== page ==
The Mishnah teaches that if a city is afflicted by crumbling walls and collapsing buildings, all of its inhabitants should fast and cry out because of the immediate danger that these present to the buildings’ inhabitants.[2] In Masekhet Ta’anit, we see that Rav Huna takes a different approach to crumbling walls. The Talmud teaches us that on every cloudy day, every day which might bring rain that would threaten the stability of already precarious walls, Rav Huna would go out in his golden carriage and command the owners of these walls to tear them down and rebuild them safely to avoid collapse. If the owners did not have the resources to rebuild their crumbling walls, Rav Huna, a man of significant financial means, would foot the bill himself and pay to rebuild the walls to ensure the safety of all of the city’s residents.[3] Strikingly, Rav Huna doesn’t wait for walls to crumble and then fast and cry out to God in response. Rather, Rav Huna proactively—and on a regular basis—surveys potential sources of danger to his neighbors and friends. He uses his privilege to find walls in danger of collapse and, if necessary, he rebuilds them himself in order to protect the vulnerable from injury. Rav Huna’s example teaches us that we too must take note of the crumbling walls in our society and then use whatever means available, through acts of generosity and personal responsibility, to tear down and repair the walls ourselves.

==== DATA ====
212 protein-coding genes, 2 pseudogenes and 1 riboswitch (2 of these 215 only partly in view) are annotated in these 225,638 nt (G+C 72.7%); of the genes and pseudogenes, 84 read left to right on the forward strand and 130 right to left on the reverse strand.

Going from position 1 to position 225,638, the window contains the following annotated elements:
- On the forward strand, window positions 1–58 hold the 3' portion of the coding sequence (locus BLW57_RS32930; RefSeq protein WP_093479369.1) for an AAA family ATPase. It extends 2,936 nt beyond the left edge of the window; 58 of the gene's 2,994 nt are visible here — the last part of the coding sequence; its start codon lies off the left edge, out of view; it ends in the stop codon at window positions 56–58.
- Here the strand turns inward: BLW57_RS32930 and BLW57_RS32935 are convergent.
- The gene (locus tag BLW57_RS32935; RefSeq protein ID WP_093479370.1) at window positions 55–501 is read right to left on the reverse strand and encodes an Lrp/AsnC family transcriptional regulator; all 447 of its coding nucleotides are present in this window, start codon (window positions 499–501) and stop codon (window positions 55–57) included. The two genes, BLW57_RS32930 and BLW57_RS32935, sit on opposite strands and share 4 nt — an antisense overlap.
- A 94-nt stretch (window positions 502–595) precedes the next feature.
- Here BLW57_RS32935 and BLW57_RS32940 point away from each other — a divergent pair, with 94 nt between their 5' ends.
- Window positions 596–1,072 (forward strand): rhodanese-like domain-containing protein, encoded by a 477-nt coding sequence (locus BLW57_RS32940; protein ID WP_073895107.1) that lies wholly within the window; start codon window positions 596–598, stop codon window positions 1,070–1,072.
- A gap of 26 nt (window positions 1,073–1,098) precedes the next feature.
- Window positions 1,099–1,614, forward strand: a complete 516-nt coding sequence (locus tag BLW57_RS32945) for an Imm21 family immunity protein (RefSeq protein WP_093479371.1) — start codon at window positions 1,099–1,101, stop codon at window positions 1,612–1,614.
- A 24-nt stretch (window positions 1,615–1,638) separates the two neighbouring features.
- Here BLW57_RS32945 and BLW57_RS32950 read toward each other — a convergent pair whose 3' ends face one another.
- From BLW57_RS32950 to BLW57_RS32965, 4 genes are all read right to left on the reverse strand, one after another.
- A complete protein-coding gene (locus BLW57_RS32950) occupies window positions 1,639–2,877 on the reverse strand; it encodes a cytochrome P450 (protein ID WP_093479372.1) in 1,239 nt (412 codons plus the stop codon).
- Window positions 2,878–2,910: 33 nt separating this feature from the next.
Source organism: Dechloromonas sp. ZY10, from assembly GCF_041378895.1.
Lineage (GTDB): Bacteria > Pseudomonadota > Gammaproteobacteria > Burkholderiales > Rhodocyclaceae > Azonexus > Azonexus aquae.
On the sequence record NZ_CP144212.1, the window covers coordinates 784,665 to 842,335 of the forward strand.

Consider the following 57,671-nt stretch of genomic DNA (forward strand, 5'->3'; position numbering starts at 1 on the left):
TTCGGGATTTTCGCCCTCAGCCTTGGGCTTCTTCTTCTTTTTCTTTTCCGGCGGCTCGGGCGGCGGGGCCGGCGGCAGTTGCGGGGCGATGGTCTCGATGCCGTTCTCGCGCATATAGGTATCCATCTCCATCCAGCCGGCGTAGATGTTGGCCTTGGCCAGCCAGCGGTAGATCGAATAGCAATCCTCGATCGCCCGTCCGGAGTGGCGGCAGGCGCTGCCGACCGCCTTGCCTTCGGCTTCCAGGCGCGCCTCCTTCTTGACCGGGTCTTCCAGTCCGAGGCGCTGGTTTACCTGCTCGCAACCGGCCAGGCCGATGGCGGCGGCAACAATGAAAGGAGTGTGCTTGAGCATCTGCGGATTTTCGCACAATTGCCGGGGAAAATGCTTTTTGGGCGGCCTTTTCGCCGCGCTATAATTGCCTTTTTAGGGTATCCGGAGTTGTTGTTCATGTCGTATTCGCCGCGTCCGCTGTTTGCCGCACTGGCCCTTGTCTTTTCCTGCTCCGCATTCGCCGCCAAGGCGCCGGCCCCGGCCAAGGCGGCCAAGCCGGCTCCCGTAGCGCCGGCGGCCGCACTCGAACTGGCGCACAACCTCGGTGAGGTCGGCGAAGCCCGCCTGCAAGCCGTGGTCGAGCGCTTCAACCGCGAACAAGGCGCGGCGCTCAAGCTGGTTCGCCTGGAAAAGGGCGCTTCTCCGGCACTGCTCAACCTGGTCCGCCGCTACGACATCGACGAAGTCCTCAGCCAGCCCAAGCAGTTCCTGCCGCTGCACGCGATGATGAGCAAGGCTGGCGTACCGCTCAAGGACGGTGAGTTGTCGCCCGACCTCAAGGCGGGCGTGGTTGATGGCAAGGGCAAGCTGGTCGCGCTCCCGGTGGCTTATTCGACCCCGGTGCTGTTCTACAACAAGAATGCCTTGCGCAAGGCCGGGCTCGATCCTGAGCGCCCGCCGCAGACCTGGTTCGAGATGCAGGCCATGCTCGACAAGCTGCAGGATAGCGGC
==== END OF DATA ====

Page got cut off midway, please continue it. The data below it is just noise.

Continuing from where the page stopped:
But, what if we don’t have the financial resources of Rav Huna? What if this is a story only meant to speak to leaders in power and people with wealth, and not those of us who lack golden carriages?

Soon after this story, the Talmud reports that there was a fire in the city of Drokart. While the entire city was impacted by a raging fire, we learn that Rav Huna’s neighborhood miraculously remains untouched. Initially, everyone assumed that his neighborhood was spared because of Rav Huna’s greatness, including the kindness he performed in tearing down and rebuilding crumbling walls. In the end, they learn it was in fact as a result of the actions of one anonymous woman that the neighborhood was saved.[4] What did this woman do that merited saving her whole neighborhood? She would heat her oven and then lend it to others to use, allowing them to benefit from its warmth and prepare their foods. This unnamed woman did not have a golden carriage or large sums of money to rebuild city walls, but she had a warm oven she was willing to lend as well as the generosity to share it with neighbors in need. In this story, it is not the rabbis’ prescribed fasts and prayers that save this neighborhood from a deadly fire; rather, it is the generosity of one woman, and her readiness to share with her neighbors, that spares the city.